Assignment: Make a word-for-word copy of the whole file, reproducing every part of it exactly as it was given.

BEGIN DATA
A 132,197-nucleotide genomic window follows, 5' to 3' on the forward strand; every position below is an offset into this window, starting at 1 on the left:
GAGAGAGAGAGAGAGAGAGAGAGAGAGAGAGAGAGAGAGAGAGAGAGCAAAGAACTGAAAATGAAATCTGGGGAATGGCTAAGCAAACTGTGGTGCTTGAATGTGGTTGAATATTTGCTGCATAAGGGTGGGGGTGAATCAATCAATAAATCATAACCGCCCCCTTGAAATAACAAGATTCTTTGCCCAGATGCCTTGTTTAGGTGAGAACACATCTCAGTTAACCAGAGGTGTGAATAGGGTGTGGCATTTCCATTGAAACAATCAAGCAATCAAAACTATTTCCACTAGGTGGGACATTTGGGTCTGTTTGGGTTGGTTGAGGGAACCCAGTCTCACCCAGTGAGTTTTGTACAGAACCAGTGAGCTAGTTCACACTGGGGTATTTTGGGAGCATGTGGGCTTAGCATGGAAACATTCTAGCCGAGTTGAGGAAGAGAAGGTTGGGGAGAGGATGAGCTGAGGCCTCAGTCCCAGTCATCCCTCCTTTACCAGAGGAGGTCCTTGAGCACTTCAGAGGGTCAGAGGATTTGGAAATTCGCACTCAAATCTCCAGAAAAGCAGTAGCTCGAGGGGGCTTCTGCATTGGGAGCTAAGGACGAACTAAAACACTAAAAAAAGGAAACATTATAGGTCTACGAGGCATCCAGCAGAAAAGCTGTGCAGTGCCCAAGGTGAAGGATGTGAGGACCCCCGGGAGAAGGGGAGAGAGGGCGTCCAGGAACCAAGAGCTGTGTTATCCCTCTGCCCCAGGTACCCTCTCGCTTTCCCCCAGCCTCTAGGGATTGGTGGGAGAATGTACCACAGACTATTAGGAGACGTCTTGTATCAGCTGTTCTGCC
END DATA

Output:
A 132,197-nucleotide genomic window follows, 5' to 3' on the forward strand; every position below is an offset into this window, starting at 1 on the left:
GAGAGAGAGAGAGAGAGAGAGAGAGAGAGAGAGAGAGAGAGAGAGAGCAAAGAACTGAAAATGAAATCTGGGGAATGGCTAAGCAAACTGTGGTGCTTGAATGTGGTTGAATATTTGCTGCATAAGGGTGGGGGTGAATCAATCAATAAATCATAACCGCCCCCTTGAAATAACAAGATTCTTTGCCCAGATGCCTTGTTTAGGTGAGAACACATCTCAGTTAACCAGAGGTGTGAATAGGGTGTGGCATTTCCATTGAAACAATCAAGCAATCAAAACTATTTCCACTAGGTGGGACATTTGGGTCTGTTTGGGTTGGTTGAGGGAACCCAGTCTCACCCAGTGAGTTTTGTACAGAACCAGTGAGCTAGTTCACACTGGGGTATTTTGGGAGCATGTGGGCTTAGCATGGAAACATTCTAGCCGAGTTGAGGAAGAGAAGGTTGGGGAGAGGATGAGCTGAGGCCTCAGTCCCAGTCATCCCTCCTTTACCAGAGGAGGTCCTTGAGCACTTCAGAGGGTCAGAGGATTTGGAAATTCGCACTCAAATCTCCAGAAAAGCAGTAGCTCGAGGGGGCTTCTGCATTGGGAGCTAAGGACGAACTAAAACACTAAAAAAAGGAAACATTATAGGTCTACGAGGCATCCAGCAGAAAAGCTGTGCAGTGCCCAAGGTGAAGGATGTGAGGACCCCCGGGAGAAGGGGAGAGAGGGCGTCCAGGAACCAAGAGCTGTGTTATCCCTCTGCCCCAGGTACCCTCTCGCTTTCCCCCAGCCTCTAGGGATTGGTGGGAGAATGTACCACAGACTATTAGGAGACGTCTTGTATCAGCTGTTCTGCC